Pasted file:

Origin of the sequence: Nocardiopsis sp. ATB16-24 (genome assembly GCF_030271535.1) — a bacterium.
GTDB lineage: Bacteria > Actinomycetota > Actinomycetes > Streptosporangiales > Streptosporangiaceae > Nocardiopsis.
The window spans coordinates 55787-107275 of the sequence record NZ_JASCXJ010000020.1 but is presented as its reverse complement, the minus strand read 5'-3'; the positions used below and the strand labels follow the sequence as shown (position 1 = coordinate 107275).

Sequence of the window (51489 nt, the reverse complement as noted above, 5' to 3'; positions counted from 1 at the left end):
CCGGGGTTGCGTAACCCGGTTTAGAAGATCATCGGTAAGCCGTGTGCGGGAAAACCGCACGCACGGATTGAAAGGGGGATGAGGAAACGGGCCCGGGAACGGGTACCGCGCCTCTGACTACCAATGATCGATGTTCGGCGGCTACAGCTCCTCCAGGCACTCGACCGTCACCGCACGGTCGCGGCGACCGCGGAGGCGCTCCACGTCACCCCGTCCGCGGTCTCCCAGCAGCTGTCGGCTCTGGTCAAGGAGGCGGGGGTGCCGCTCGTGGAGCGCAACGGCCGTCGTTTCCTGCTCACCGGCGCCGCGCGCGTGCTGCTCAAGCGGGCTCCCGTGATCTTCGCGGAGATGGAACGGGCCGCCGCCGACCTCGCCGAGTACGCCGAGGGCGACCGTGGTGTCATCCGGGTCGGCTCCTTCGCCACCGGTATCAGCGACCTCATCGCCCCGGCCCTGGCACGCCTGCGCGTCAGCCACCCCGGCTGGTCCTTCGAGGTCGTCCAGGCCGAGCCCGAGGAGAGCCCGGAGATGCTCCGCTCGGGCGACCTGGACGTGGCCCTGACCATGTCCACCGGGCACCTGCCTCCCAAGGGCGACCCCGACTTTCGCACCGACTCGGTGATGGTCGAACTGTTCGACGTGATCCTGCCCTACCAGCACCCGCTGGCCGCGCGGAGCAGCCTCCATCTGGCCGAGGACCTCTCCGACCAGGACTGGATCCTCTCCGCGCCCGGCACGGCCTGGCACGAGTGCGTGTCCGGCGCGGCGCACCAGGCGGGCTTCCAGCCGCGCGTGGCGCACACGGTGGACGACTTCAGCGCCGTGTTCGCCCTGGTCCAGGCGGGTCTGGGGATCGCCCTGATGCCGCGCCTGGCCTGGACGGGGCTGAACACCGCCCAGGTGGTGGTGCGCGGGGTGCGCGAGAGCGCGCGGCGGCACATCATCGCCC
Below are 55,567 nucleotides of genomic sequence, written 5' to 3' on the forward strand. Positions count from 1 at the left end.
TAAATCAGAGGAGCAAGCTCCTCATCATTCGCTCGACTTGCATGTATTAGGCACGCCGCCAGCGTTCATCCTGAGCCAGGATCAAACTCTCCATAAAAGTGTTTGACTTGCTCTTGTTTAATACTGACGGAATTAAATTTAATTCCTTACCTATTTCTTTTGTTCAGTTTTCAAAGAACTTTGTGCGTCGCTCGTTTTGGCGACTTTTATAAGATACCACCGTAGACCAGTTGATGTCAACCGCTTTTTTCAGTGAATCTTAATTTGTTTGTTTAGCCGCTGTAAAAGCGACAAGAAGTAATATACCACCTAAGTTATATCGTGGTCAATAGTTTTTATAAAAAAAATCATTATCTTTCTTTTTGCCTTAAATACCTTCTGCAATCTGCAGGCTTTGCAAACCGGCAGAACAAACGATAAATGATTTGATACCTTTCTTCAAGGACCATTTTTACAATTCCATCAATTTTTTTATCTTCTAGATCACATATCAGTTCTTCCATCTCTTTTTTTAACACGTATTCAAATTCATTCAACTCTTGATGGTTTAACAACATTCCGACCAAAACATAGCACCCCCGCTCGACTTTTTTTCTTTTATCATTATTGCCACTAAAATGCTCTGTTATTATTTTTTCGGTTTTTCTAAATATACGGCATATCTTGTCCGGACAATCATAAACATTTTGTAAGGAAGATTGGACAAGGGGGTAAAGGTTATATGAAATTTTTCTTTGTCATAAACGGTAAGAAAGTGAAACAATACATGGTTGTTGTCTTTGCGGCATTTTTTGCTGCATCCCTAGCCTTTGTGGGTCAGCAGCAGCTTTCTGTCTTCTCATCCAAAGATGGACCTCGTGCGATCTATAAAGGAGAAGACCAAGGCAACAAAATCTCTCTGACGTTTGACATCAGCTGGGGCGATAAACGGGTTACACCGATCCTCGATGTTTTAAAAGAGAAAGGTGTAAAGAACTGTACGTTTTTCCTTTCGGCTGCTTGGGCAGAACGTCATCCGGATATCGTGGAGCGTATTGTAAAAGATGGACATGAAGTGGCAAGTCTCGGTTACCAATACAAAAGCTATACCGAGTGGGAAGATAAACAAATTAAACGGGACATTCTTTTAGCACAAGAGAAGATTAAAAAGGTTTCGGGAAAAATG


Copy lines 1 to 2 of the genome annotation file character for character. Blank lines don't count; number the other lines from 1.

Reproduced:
Origin of the sequence: Nocardiopsis sp. ATB16-24 (genome assembly GCF_030271535.1) — a bacterium.
GTDB lineage: Bacteria > Actinomycetota > Actinomycetes > Streptosporangiales > Streptosporangiaceae > Nocardiopsis.